Only 75 minutes in duration, “Alma” presents a beautifully produced play at Cambridge’s Central Square Theater that grips the audience’s attention from start to finish. It stars Karina Beleno Carney as Alma, a single mother and undocumented immigrant, and Luz Lopez as her rebellious yet fiercely caring daughter, Angel. Set a month after Donald Trump’s election in 2016, the play depicts Alma and Angel’s fear for the president-elect’s harsh immigration policy. Carney and Lopez are stellar in their roles, delivering compelling and convincing performances that ultimately carry the production. Their acting is especially impressive considering that, as the play’s only two actresses, they remain in dialogue onstage from the moment the lights go up to the final bows. As director, Elena Velasco did a fantastic job casting the two roles and ensuring that the production was true to what playwright Benjamin Benne intended.
The technical aspects of the play also shine, serving to both complement and express the play’s thematic content. Erik Diaz’s set design, from the devotional candles on the table to the refrigerator stocked with items such as a Tupperware container of rice and beans, give the apartment a “lived-in” atmosphere that adds to the feeling that the audience is sitting in the apartment with Alma and Angel. Kiara Escalera’s costume design, with Alma in a flowery blouse and jeans and Angel in a crop top, short shorts and neon orange sneakers, is effective in highlighting the generational difference between the two, a central component of the play.
I also enjoyed Andrea Sofia Sala’s lighting design and Brendan Doyle’s sound design, with fairy lights surrounding the theater’s interior to represent stars and soft orange hues for a sunset. Lighting and sound design are both instrumental to what I would consider the play’s climax: when the television in the apartment inadvertently turns on and begins to play increasingly louder clips of Trump speaking, with Alma and Angel’s distress at trying to turn the TV off and the flashing television contributing to the chaos until the power goes off and both light and sound suddenly cut. There’s been criticism that these lighting changes are “intrusively jarring” and that “the moment as well as the energy of the production goes on hiatus when [Trump’s] speeches are brought in.” In contrast, I think they effectively express the theme of fear for both Alma’s potential deportation and the incoming administration. Both are events that Alma and Angel are powerless to prevent, represented by their inability to turn the television off, and the abrupt shift from the chaos to the darkness reflects the life-altering nature of both deportation and Trump’s inauguration for undocumented immigrants and their families. Though I agree that the lighting and sound shifts are jarring and almost overwhelming at times, they serve as a perfect example of production enhancing theme.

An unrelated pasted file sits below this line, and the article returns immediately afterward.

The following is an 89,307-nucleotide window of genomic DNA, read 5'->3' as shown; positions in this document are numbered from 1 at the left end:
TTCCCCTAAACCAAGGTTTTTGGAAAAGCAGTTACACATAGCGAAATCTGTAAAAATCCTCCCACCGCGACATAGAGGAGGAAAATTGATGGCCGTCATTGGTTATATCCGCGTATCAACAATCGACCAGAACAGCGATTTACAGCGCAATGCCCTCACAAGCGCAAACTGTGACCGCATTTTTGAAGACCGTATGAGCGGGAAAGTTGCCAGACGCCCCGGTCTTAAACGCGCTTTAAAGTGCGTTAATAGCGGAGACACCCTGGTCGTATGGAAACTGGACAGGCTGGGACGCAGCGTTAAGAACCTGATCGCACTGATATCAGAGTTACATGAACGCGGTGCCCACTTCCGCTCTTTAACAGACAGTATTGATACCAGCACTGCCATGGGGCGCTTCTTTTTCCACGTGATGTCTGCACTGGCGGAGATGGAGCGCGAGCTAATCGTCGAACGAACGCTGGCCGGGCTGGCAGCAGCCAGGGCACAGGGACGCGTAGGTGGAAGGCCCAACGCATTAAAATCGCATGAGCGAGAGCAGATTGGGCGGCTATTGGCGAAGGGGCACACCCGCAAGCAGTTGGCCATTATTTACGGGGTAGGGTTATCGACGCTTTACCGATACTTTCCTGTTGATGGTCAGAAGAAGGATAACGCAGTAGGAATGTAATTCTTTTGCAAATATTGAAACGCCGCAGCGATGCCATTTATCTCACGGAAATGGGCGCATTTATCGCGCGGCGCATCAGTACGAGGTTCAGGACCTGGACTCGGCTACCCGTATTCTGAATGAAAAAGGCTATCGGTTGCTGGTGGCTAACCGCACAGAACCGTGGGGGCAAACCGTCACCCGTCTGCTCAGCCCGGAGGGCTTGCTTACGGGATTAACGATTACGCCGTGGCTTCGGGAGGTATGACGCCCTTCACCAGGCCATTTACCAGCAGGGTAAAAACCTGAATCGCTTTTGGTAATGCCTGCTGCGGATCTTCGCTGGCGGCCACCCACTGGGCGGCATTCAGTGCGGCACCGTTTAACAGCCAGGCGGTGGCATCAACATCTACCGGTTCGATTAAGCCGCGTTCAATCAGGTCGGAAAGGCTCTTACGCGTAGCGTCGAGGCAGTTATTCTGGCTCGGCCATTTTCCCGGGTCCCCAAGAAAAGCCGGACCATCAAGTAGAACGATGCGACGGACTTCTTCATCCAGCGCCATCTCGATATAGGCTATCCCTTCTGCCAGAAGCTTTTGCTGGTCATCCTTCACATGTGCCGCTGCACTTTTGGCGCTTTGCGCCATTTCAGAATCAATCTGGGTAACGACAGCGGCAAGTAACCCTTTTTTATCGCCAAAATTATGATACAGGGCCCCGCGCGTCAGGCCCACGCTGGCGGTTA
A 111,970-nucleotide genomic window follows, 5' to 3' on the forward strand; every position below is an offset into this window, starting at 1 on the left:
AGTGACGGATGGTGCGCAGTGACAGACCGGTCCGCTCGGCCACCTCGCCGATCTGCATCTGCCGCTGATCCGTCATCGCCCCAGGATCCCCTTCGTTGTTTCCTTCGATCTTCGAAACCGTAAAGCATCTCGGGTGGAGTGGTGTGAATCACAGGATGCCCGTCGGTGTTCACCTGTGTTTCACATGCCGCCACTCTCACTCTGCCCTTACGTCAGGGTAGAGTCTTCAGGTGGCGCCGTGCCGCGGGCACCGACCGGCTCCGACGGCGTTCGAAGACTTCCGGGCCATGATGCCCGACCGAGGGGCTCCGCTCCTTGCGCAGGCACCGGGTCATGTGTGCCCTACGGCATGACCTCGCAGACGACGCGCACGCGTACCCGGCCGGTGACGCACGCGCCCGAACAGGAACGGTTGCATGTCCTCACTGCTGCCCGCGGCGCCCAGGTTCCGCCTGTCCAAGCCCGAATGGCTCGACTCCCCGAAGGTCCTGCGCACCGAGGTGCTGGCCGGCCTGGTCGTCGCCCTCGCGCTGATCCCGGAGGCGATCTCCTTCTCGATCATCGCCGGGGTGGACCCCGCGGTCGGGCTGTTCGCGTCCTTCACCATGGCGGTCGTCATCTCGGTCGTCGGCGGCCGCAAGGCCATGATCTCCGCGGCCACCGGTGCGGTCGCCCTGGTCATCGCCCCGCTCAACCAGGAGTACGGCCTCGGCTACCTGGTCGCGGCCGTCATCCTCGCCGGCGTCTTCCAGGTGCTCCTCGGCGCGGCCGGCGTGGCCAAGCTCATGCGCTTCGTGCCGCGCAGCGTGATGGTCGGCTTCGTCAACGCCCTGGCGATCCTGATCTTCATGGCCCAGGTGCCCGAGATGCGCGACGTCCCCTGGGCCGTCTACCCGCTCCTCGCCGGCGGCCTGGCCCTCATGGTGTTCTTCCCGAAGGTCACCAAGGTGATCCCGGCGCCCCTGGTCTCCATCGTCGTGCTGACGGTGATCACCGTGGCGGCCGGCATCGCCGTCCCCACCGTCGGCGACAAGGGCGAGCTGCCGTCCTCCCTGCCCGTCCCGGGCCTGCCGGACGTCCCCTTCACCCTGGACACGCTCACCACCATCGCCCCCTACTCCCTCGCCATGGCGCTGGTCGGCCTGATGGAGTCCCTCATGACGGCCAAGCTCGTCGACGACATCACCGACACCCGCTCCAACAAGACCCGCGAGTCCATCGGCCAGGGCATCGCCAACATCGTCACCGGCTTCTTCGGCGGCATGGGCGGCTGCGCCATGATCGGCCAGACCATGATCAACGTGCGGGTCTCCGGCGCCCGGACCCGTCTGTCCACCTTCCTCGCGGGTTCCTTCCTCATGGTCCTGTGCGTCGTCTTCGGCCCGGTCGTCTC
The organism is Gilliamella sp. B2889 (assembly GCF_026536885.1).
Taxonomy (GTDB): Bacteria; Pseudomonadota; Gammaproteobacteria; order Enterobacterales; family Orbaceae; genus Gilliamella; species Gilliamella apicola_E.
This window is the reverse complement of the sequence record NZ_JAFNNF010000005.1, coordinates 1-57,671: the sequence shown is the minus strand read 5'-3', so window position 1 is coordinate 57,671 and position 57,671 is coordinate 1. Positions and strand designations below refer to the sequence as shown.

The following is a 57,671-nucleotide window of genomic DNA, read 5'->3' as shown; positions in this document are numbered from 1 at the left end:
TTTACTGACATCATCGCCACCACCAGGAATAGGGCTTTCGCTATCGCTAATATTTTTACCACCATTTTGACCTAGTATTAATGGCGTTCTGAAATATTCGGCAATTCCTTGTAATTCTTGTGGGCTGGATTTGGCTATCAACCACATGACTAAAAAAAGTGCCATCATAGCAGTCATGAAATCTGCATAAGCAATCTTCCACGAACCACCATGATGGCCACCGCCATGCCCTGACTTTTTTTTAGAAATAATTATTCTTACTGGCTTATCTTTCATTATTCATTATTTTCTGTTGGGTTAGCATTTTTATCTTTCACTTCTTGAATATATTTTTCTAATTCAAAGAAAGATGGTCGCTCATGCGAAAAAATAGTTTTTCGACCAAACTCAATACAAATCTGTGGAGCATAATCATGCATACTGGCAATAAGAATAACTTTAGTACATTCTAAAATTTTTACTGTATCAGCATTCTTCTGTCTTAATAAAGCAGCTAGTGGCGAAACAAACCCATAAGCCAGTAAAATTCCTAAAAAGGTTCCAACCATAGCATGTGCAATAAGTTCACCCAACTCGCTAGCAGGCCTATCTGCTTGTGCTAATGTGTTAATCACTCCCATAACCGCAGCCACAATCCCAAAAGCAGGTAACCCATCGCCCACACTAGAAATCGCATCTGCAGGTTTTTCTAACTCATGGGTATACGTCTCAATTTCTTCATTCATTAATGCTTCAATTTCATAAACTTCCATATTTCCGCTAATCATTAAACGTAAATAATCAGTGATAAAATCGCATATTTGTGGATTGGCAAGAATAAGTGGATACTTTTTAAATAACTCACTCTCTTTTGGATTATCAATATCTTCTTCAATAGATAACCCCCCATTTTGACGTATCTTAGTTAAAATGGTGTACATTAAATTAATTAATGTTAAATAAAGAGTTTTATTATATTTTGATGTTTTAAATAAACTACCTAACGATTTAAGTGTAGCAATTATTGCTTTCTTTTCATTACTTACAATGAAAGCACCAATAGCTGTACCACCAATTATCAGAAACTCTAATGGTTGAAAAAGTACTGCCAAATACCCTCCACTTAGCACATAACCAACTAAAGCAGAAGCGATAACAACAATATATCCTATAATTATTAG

Overall, one of the most important standout features of “Alma” is that much of the dialogue is written in Spanglish. I appreciate that Alma speaks as a first-generation immigrant whose first language is Spanish, rather than the dialogue being watered down to make it more palatable to a white or otherwise non-Spanish-speaking audience. As a review from “The New England Theatre Geek” accurately states, any displeasure at the lack of English translations from “people who aren’t fluent in Spanish should [inspire] compassion for non-fluent Spanish speakers living in the US.” It’s crucial to keep in mind whose story “Alma” tells, and how essential it is that Benne writes Alma and Angel in the way that they would authentically speak.
The script follows the Aristotelian tradition of the three unities – time, place and action – which serves to make its impact all the more powerful. The first two unities are those of time and place, with the entire play taking place during a single night in the characters’ apartment. Because of this, “Alma” is stunningly immersive as a narrative taking place in a shared space and in real time for both characters and audience. The play includes numerous scenes of intense conflict between Alma and Angel (such as when Alma smacks Angel with a sandal after learning that she didn’t register for her SAT) juxtaposed with incredibly tender scenes (such as when Alma tells Angel that she has a beautiful brain following Angel’s impressive recitation of several wildlife facts). These points of intensity and rapid tonal shifts aren’t defused by any breaks in setting, mirroring the impossibility of “changing scenes” in real life and making the play immediately relatable to anyone who’s ever had the type of late-night conversation that “Alma” depicts.
The third is its unity of action, with the plot generally revolving around the central themes of Angel’s simultaneous rejection of the pressure to take the SAT and go to UC Davis that Alma puts on her and deep fear that her mother will be deported. Near the end of the play, it’s revealed that Alma’s rejection of “el deseo” to go to UC Davis and fear for her mother’s deportation are actually deeply connected – Angel doesn’t want to be separated from her mother and worries that, if she’s 400 miles away, her mother could be deported without her there to prevent it. The last scene of the play is a visually impressive maneuver in which the stage literally splits down the middle, Alma and Angel helplessly moving away from each other until, in the play’s final line, Alma tells Angel she can be whoever she wants to. However, this doesn’t move the pieces of the stage that Alma and Angel stand on back together, leaving a physical separation as the lights go down that could represent anything from Alma’s possible future deportation to Angel deciding to go to Davis even without her mother’s pressure.
“Alma” will play at Central Square Theater until March 26, and I highly recommend seeing it if you can.